Part of the issue with UNISON conferences is the difficulties of getting motions and amendments onto the agenda. The Standing Orders Committee decides what can and what can’t be discussed as conference business. Of four amendments submitted, only one was allowed and all three emergency motions were deemed to not really be emergencies. Dan and Sian met with the Standing Orders Committee several times but they weren’t budging on their decision. Our emergency motion on how to deal with the outcome of the Augar review of higher education funding was, frustratingly, not discussed at all.
The one amendment which did make it as far as the conference was our branch’s amendment on pay dispute tactics and this did, quite rightly, provoke some debate.
As we’ve written about before, an important aspect of annual pay increases is not so much about what you ask for, but how a trade union is going to make sure that it delivers meaningful increases for all its members (and non-members who are happy to accept the benefits of our efforts.)
There was no debate on the substantive pay motion, which commits the union to demanding an August 2019 pay increase of 3% plus whatever the retail price index is (RPI, currently about 2.7%). This demand is combined with a 35 hour week for everyone and meaningful progress for all universities to eliminate the gender pay gap and become living wage employers.
The amendment moved by Sian, on behalf of our branch, would commit the union, in the event of a pay dispute (which is likely because we’re not going to be offered 3%+RPI without the threat of strike action!), to organise a ballot of members on the basis of a disaggregated ballot.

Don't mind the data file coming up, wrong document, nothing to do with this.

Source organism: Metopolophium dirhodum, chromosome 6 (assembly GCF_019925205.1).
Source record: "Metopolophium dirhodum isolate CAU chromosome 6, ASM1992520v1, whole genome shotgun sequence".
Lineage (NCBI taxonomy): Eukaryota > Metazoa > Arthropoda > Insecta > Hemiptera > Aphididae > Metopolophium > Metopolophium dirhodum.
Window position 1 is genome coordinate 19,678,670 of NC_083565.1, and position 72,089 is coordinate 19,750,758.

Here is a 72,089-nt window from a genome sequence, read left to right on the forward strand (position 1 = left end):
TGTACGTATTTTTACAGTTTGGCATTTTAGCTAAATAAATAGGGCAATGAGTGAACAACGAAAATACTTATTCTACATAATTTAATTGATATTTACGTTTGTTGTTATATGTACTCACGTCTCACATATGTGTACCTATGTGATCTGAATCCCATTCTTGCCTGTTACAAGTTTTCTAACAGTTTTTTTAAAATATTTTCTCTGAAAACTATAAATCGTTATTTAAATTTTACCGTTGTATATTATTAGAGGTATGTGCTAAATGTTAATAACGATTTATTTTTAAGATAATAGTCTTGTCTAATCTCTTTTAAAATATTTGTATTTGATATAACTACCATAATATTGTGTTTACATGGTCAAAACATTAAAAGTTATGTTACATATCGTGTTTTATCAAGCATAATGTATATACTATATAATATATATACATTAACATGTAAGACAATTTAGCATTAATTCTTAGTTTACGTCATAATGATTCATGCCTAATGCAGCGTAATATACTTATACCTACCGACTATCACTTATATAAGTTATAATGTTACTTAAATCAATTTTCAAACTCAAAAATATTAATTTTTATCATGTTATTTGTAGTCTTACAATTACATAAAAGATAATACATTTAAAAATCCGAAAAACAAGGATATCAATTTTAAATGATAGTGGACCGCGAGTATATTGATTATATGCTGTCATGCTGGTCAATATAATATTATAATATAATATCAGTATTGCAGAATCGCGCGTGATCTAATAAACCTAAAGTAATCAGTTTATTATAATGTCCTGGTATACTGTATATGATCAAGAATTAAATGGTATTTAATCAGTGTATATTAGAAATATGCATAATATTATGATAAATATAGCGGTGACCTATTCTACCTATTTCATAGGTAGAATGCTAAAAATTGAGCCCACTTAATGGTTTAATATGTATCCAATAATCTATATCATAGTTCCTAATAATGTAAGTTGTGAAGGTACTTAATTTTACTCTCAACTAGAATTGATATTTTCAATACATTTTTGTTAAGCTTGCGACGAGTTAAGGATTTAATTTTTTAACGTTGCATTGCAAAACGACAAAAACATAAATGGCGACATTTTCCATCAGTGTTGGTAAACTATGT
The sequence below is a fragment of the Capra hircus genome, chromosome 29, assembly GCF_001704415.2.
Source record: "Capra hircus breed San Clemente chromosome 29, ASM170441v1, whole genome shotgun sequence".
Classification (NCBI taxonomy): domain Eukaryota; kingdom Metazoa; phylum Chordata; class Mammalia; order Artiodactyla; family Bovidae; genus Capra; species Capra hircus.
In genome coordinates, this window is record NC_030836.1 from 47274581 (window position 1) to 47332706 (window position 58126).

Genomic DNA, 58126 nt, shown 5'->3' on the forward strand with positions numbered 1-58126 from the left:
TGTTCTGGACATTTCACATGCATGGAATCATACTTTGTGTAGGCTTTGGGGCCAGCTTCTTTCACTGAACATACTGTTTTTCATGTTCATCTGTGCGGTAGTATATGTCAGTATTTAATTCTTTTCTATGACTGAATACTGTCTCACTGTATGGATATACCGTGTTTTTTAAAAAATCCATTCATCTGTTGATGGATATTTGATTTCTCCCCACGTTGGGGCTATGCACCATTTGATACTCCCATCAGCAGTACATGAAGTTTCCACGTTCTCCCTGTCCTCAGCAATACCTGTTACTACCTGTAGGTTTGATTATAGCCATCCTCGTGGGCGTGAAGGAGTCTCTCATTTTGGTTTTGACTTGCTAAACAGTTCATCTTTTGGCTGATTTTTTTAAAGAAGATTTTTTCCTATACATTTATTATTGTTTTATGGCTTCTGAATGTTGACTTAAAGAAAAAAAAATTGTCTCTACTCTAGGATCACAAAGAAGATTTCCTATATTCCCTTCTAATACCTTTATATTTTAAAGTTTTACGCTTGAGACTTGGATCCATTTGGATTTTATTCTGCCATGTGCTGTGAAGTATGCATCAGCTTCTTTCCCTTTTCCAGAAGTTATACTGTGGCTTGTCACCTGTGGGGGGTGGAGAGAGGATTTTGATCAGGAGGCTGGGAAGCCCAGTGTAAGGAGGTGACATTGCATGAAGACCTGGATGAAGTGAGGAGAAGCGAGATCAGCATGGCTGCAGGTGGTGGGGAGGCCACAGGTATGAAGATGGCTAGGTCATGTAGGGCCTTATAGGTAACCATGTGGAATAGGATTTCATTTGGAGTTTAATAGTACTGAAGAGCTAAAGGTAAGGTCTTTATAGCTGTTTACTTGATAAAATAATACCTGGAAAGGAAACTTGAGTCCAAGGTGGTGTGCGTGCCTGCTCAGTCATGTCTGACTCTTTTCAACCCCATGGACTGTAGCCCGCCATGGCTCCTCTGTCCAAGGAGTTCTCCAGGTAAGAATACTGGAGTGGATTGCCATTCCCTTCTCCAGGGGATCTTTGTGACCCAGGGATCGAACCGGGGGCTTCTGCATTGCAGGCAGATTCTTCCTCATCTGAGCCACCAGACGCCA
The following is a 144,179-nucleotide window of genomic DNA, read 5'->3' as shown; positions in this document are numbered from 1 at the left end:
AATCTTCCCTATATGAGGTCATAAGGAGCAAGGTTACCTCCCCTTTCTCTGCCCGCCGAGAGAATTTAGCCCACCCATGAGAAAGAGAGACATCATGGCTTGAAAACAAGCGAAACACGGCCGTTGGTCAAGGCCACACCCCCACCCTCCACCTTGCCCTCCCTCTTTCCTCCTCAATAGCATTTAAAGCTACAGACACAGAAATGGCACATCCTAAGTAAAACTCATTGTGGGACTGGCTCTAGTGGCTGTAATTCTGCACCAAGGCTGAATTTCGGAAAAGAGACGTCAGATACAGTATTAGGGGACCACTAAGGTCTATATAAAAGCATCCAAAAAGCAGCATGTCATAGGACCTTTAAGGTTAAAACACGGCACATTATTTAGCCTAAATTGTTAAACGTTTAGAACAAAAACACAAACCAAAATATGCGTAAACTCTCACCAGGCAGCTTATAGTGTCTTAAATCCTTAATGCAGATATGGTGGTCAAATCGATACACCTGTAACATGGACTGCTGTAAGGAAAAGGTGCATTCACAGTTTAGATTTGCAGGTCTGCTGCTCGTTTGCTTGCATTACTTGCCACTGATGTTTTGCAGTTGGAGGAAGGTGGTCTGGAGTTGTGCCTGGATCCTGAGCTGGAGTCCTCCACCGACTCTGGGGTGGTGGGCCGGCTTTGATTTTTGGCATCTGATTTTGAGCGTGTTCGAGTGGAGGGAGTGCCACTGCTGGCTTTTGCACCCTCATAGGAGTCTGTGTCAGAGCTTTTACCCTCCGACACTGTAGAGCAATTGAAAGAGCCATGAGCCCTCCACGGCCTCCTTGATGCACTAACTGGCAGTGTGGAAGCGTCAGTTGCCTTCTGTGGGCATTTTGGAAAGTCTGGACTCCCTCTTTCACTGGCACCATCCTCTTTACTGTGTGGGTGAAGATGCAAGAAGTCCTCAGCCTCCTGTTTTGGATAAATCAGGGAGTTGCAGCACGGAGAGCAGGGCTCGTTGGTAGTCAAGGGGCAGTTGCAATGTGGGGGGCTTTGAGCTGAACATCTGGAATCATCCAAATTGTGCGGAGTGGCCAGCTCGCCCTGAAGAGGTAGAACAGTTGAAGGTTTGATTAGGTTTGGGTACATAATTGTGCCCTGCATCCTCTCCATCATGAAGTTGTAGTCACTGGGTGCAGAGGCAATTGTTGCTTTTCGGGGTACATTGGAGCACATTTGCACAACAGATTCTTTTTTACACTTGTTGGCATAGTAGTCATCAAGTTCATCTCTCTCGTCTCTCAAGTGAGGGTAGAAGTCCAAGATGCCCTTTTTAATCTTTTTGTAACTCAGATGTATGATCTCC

This is a way of dealing with the anti-democratic Trades Union Act, which prevents unions legally taking industrial action without a 50% ballot turnout. A disaggregate ballot treats each university pay claim as a separate dispute, which would mean that we’d only need a 50% turnout here to take action, rather than aiming to achieve it across all universities.
We’ve explained this before, in January’s newsletter and elsewhere, but the view of our branch is that this is a much better tactic than hoping to improve on last year’s 31% turnout within a year. Having another aggregate ballot nationally this year is almost certainly a case of doing the same thing and expecting different results.
Anyway, the debate took place with good contributions on both sides, but our amendment was lost by about 60-65% of the vote of delegates. This means that there will still be some debate about how to progress the pay claim, but it may be that those of us who advocated a different approach will have to wait until we can win the argument.
If you have any questions about the conference or the pay claim feel free to get in touch, in the usual way.
Our branch sent delegates and visitors to this year’s higher education conference in Nottingham last week.
You can read UNISON’s official version of what was discussed on the national website here:
but for a more complete and honest assessment of what was discussed, you’ll need to read our branch’s report, available here and in the newsletter soon.